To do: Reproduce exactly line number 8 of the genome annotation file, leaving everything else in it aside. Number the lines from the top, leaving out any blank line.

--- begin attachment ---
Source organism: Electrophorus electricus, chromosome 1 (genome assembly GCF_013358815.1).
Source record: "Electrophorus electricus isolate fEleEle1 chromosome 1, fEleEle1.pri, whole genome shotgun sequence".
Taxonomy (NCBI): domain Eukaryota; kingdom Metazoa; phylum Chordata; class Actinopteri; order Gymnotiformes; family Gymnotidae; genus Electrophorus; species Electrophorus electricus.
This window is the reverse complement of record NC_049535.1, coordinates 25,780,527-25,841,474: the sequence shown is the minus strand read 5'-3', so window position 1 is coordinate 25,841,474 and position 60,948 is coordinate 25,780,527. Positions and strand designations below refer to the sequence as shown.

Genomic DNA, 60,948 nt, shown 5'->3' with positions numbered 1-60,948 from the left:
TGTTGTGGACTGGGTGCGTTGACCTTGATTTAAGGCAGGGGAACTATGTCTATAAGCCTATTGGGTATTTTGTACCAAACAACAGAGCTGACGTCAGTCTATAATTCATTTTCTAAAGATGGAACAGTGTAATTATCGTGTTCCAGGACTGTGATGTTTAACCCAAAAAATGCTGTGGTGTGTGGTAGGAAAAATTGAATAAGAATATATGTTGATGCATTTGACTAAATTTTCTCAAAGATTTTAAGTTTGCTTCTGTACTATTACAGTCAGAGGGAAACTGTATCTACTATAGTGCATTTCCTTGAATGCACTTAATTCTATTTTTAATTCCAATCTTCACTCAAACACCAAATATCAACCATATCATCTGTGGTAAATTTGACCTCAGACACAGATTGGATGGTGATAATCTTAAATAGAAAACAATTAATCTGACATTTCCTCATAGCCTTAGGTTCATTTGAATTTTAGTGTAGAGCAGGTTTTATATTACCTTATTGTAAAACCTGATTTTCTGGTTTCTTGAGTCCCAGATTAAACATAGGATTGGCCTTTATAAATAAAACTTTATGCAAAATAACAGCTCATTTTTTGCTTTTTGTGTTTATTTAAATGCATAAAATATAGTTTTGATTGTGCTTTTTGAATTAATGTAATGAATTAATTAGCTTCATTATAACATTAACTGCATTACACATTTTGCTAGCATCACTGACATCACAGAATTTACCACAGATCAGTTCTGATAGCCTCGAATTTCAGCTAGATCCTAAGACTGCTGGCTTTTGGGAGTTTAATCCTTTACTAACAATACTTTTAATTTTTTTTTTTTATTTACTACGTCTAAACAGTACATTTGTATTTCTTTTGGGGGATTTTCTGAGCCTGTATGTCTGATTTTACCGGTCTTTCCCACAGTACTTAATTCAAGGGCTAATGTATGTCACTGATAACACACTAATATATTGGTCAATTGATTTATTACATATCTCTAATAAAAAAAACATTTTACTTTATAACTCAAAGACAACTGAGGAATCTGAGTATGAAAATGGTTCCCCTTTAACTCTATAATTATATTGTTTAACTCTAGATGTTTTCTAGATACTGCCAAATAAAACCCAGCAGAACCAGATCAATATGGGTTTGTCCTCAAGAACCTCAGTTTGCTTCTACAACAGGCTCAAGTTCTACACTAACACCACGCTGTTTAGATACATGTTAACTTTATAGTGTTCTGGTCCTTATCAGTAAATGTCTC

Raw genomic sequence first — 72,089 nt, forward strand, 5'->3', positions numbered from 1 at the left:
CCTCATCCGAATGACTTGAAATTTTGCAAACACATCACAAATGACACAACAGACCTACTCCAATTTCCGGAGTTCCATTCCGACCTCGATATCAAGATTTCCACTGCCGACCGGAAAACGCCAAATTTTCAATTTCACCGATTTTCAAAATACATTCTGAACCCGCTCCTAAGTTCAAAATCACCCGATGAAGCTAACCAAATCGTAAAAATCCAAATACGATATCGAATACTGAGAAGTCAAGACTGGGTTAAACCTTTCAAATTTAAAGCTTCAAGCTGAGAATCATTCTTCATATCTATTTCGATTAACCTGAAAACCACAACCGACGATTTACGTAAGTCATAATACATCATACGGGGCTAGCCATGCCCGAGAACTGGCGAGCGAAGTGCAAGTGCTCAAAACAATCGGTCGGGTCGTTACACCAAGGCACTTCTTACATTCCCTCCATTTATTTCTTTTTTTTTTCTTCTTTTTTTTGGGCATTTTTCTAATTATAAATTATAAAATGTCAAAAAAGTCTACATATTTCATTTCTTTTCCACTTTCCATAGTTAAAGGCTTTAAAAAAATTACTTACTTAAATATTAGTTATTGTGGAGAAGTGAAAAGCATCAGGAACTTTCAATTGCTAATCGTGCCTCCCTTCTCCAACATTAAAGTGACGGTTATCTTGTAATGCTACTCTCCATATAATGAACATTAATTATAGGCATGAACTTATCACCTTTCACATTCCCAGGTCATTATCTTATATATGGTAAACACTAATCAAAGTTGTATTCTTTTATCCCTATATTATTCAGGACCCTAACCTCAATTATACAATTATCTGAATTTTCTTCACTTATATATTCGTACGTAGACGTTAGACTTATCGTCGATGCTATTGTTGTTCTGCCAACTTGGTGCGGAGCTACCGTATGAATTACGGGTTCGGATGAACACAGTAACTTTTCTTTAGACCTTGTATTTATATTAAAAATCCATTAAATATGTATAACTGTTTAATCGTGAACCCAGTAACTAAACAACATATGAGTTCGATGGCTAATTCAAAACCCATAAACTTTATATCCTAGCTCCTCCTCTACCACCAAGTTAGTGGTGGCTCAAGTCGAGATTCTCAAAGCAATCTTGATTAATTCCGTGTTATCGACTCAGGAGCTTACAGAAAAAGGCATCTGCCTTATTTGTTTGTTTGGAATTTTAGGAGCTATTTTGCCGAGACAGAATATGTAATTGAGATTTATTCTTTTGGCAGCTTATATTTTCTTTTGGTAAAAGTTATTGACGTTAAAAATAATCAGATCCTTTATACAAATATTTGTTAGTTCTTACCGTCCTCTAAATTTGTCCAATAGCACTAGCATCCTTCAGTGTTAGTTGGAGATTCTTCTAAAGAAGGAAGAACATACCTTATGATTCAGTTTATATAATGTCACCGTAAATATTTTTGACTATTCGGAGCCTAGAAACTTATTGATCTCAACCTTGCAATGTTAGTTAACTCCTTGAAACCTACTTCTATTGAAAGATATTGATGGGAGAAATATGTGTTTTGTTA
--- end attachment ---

CCTCATCCGAATGACTTGAAATTTTGCAAACACATCACAAATGACACAACAGACCTACTCCAATTTCCGGAGTTCCATTCCGACCTCGATATCAAGATTTCCACTGCCGACCGGAAAACGCCAAATTTTCAATTTCACCGATTTTCAAAATACATTCTGAACCCGCTCCTAAGTTCAAAATCACCCGATGAAGCTAACCAAATCGTAAAAATCCAAATACGATATCGAATACTGAGAAGTCAAGACTGGGTTAAACCTTTCAAATTTAAAGCTTCAAGCTGAGAATCATTCTTCATATCTATTTCGATTAACCTGAAAACCACAACCGACGATTTACGTAAGTCATAATACATCATACGGGGCTAGCCATGCCCGAGAACTGGCGAGCGAAGTGCAAGTGCTCAAAACAATCGGTCGGGTCGTTACACCAAGGCACTTCTTACATTCCCTCCATTTATTTCTTTTTTTTTTCTTCTTTTTTTTGGGCATTTTTCTAATTATAAATTATAAAATGTCAAAAAAGTCTACATATTTCATTTCTTTTCCACTTTCCATAGTTAAAGGCTTTAAAAAAATTACTTACTTAAATATTAGTTATTGTGGAGAAGTGAAAAGCATCAGGAACTTTCAATTGCTAATCGTGCCTCCCTTCTCCAACATTAAAGTGACGGTTATCTTGTAATGCTACTCTCCATATAATGAACATTAATTATAGGCATGAACTTATCACCTTTCACATTCCCAGGTCATTATCTTATATATGGTAAACACTAATCAAAGTTGTATTCTTTTATCCCTATATTATTCAGGACCCTAACCTCAATTATACAATTATCTGAATTTTCTTCACTTATATATTCGTACGTAGACGTTAGACTTATCGTCGATGCTATTGTTGTTCTGCCAACTTGGTGCGGAGCTACCGTATGAATTACGGGTTCGGATGAACACAGTAACTTTTCTTTAGACCTTGTATTTATATTAAAAATCCATTAAATATGTATAACTGTTTAATCGTGAACCCAGTAACTAAACAACATATGAGTTCGATGGCTAATTCAAAACCCATAAACTTTATATCCTAGCTCCTCCTCTACCACCAAGTTAGTGGTGGCTCAAGTCGAGATTCTCAAAGCAATCTTGATTAATTCCGTGTTATCGACTCAGGAGCTTACAGAAAAAGGCATCTGCCTTATTTGTTTGTTTGGAATTTTAGGAGCTATTTTGCCGAGACAGAATATGTAATTGAGATTTATTCTTTTGGCAGCTTATATTTTCTTTTGGTAAAAGTTATTGACGTTAAAAATAATCAGATCCTTTATACAAATATTTGTTAGTTCTTACCGTCCTCTAAATTTGTCCAATAGCACTAGCATCCTTCAGTGTTAGTTGGAGATTCTTCTAAAGAAGGAAGAACATACCTTATGATTCAGTTTATATAATGTCACCGTAAATATTTTTGACTATTCGGAGCCTAGAAACTTATTGATCTCAACCTTGCAATGTTAGTTAACTCCTTGAAACCTACTTCTATTGAAAGATATTGATGGGAGAAATATGTGTTTTGTTA